I have followed with great interest the media coverage concerning the various tax reform proposals. Everyone agrees that we need to make our tax system simpler and fairer. I'm in total agreement with the principles of the reform movement, but in the name of tax reform Congress could jeopardize the future financial security of millions of Americans.
For example, many American workers are provided life, health and pension benefits by their employers. Taxing these employee benefits would not reduce the need for such benefits, but would tend to reduce the coverage provided by the private sector. Government at all levels would come under pressure to make up the shortfall.
Another point concerns the millions of people who purchase permanent individual life insurance policies.
What the Administration proposes to do is to tax people on the annual increase in the value of their individual life insurance policies. This would be like taxing the annual increase in the value of your home--even though you haven't received any cash income from the appreciation in value. The current tax exclusion on the annual increase in value of permanent life insurance policies is not a tax loophole for the rich. It is an inducement to millions of low- and middle-income Americans to provide for the protection of their families. Life insurance policies have been exempt from taxation ever since the inception of the income tax in 1913.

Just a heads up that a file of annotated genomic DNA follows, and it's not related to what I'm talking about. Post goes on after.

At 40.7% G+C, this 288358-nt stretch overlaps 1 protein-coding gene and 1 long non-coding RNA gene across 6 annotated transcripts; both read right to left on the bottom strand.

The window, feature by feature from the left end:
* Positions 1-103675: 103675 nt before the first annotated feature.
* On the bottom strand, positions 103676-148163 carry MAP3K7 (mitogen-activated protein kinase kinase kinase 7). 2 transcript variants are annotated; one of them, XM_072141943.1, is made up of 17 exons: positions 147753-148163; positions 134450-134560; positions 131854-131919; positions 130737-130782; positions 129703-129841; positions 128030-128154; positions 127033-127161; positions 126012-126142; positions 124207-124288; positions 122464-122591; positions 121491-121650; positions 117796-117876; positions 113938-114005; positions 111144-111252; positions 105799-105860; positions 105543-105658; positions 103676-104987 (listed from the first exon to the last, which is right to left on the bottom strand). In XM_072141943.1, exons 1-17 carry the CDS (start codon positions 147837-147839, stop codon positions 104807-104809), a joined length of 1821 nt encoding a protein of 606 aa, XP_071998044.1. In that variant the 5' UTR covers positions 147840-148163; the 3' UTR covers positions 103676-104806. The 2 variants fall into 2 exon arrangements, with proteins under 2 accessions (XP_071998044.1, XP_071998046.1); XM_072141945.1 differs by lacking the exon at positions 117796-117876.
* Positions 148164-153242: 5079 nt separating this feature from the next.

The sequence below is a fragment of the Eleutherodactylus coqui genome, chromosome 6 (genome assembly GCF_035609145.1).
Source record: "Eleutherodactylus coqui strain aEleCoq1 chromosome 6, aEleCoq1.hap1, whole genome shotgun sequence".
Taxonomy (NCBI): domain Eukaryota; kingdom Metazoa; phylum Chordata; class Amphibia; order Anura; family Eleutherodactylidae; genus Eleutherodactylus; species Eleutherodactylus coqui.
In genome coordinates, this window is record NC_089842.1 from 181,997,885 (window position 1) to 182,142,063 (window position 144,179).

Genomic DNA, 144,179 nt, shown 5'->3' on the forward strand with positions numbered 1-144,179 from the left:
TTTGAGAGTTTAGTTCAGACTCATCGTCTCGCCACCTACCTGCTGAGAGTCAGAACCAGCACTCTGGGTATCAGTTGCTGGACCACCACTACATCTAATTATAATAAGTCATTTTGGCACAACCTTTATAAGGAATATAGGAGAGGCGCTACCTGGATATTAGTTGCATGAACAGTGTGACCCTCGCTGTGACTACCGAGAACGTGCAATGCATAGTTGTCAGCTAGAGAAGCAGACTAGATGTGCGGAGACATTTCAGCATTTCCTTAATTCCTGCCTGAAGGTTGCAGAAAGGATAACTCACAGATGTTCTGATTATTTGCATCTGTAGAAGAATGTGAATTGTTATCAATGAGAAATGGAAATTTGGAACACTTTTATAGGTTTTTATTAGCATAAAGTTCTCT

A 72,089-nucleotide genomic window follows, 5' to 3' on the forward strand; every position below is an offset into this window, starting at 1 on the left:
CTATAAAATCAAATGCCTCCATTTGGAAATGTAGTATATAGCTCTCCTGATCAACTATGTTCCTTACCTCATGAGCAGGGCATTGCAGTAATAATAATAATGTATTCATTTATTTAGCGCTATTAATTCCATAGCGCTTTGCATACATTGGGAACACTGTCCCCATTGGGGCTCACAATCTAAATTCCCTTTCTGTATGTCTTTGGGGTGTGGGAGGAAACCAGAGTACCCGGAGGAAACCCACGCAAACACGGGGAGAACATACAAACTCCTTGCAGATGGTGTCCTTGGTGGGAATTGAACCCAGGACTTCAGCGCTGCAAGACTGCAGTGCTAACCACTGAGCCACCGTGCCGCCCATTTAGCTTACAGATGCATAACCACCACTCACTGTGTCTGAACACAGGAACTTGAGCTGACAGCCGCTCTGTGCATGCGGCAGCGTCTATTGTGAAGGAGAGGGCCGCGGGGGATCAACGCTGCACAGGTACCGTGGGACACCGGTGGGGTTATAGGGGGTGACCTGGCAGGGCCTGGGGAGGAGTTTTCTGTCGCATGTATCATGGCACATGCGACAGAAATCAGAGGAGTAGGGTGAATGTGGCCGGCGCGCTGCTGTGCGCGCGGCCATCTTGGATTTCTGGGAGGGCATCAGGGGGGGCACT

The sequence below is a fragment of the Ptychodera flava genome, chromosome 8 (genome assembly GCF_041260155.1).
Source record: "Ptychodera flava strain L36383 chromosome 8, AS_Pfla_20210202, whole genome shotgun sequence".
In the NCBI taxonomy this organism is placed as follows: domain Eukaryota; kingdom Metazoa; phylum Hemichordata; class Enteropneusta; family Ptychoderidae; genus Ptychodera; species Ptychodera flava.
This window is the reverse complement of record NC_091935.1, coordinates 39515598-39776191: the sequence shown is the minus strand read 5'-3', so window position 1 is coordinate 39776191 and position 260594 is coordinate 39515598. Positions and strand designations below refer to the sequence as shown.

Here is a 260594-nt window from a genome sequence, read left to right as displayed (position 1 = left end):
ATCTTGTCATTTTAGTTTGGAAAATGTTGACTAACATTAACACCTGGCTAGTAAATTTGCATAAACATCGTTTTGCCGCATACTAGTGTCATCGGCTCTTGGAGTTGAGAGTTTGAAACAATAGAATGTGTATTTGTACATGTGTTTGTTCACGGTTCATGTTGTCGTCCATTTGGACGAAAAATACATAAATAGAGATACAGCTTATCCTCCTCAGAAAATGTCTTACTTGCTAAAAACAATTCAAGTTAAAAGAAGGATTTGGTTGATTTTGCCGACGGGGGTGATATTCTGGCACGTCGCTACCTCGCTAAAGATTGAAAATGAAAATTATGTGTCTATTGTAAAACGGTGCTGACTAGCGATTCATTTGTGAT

To change the current tax treatment of individual permanent life insurance represents a tax shelter for the wealthy, but such a charge doesn't bear up under examination. In 1983, the average life insurance policy in force was $18,000, and two-thirds of the policies sold were on the lives of people earning less than $25,000 annually.
I believe that it has been demonstrated that we have an effective and cost-efficient system of health, pension, group life and individual life insurance protection in this country today.
I hope that our representatives in Washington will look carefully at the implications of the various tax reform proposals. For the majority of working Americans, these changes will directly and negatively affect our personal tax situation, our financial security and stability of the life, health and pension protection that we receive from the private sector.
ELIZABETH J. SAMPSON